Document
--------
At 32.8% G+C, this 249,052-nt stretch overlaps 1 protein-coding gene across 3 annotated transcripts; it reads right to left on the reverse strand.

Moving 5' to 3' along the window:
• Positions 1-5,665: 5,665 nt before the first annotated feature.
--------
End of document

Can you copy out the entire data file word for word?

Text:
At 32.8% G+C, this 249,052-nt stretch overlaps 1 protein-coding gene across 3 annotated transcripts; it reads right to left on the reverse strand.

Moving 5' to 3' along the window:
• Positions 1-5,665: 5,665 nt before the first annotated feature.